Join Date: Jul 2007
Location: Prairieville, Louisiana, USA
Re: Clutch in or out on a swerve??
Same question, same answer from the MOA site:
OK... Instructor hat on.
We MSF Ridercoaches teach the swerve as two quick countersteer operations, with your torso upright. Let the bike roll around under you and do not try to lean with the bike as it will slow the roll rate. Separate the braking, if any, from the swerving simply because if you do the two quick countersteer maneuvers correctly you will be using essentially all the available traction getting the bike around the problem. If you attempt braking you will almost guarantee a low-side crash when a wheel locks up.
If you attempt to pull in the clutch lever when doing this, you will destabilize the suspension of the motorcycle and probably end up hitting the object your are trying to avoid.
A better survival plan is to keep enough space - the "space cushion" (a reactionary gap ) between yourself and anything in front of you so you do not have to execute a swerve as an emergency maneuver. No tailgating ever !, and keep your head on a swivel to avoid problems in the first place.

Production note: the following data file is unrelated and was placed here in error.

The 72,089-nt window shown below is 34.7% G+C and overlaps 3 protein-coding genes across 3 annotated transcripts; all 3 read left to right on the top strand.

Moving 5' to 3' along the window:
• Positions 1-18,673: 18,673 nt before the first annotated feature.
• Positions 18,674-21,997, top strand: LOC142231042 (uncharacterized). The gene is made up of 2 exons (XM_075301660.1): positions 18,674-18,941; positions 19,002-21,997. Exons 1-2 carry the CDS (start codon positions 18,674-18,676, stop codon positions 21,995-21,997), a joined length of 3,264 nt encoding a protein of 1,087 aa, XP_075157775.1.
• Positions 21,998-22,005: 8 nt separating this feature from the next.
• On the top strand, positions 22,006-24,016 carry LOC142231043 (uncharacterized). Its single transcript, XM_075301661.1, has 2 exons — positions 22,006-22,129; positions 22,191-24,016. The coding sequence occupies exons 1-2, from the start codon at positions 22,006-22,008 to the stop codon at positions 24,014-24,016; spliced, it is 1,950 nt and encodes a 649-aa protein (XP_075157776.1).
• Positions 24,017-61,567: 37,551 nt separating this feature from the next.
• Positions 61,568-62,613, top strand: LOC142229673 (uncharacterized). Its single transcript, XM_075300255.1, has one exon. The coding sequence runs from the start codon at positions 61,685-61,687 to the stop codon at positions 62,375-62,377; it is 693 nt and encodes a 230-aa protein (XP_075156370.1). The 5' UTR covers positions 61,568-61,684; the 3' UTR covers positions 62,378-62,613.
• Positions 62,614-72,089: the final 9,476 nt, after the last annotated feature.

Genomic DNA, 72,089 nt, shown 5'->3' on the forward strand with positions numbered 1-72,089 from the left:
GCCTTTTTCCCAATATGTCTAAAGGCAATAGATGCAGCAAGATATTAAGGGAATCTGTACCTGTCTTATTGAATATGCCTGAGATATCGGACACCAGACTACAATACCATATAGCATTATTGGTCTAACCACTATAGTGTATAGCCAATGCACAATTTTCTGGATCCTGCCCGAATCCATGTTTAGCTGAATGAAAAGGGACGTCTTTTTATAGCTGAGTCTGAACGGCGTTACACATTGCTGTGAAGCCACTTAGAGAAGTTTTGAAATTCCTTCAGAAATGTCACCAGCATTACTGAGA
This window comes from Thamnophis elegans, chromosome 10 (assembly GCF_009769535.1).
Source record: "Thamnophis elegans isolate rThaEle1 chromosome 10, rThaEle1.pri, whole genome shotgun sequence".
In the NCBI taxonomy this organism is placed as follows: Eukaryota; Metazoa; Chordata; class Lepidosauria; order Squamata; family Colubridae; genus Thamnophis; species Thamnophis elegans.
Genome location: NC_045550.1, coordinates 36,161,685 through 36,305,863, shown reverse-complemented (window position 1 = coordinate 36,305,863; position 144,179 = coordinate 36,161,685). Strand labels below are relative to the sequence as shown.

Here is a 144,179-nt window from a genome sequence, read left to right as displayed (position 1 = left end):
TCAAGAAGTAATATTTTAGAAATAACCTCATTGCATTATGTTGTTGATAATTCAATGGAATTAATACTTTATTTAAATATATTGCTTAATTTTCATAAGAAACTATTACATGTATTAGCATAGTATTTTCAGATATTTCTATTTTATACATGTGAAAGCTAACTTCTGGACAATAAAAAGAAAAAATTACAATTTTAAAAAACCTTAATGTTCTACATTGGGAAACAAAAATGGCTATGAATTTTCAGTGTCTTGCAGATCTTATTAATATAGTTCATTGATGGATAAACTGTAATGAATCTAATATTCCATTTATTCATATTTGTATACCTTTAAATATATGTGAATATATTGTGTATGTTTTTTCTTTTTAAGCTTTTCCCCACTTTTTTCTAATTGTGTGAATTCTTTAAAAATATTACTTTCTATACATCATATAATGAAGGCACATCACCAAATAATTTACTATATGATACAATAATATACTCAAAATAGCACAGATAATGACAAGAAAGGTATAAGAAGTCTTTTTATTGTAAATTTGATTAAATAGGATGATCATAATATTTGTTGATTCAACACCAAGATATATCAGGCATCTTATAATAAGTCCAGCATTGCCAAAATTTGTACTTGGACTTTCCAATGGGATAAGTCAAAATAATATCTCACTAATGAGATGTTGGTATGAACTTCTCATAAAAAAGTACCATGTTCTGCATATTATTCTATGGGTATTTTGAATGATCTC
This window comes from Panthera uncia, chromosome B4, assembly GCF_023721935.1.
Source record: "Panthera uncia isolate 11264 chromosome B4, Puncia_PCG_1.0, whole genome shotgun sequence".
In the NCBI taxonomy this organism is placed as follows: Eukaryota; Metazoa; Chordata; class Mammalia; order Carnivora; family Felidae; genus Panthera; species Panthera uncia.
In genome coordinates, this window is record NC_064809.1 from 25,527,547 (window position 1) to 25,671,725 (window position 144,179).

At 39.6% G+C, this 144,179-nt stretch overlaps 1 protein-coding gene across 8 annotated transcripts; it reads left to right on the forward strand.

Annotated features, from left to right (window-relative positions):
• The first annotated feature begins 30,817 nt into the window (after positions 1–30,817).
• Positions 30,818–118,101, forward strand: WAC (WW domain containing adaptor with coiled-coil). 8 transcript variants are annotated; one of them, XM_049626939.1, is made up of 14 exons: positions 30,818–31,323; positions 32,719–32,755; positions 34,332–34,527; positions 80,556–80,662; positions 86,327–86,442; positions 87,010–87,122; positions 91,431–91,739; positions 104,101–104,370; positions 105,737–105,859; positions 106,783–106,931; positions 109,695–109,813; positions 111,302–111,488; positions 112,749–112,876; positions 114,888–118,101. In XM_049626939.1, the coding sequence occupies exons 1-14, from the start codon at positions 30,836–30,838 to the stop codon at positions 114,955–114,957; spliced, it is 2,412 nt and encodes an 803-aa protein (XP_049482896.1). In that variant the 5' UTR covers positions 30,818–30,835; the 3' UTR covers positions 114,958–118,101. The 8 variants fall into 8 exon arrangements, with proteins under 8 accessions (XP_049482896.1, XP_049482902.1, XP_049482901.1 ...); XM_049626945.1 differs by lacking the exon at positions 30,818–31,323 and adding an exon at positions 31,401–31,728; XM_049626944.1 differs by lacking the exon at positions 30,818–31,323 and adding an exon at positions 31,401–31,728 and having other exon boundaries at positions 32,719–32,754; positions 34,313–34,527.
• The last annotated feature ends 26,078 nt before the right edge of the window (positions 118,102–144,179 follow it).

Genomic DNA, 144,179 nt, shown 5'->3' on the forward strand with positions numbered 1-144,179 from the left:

While we are on the topic of swerving, how many of you actually practice that regularly ? It is one of three emergency maneuvers that are volatile skills that you will lose if not practiced.
The other two are emergency stops straight ahead, and emergency stops in curves, both left and right.
How many of you with ABS brakes actually know what they do on your bike ? Go out and do a few quick stops and see how the ABS reacts. You really need to know the capabilities.
Please consider taking a MSF course as a refresher, Basic Ridercourse, Basic Ridercourse 2, or the new Advanced Rider Course. You will have a fun time doing the exercises, and might learn something. I have had many riders take refresher courses over the years and they all say they either learned something new, or corrected bad habits they had gotten into over time.
The absolutely best feedback we receive is when former students come to visit us at class or see us on the road and tell us that something they learned in class saved a bad crash. That makes it worth all the blazing hot days we stand out on the range dodging motorcycles. That is priceless.
Ride safe out there and remember: You are invisible and everyone is out to kill you. Act accordingly.
2011 RT polar metallic
Instructor, Motorcycle Safety Program Louisiana Department of Public Safety
NAUI Scuba Instructor #36288
Divers Alert Network Board member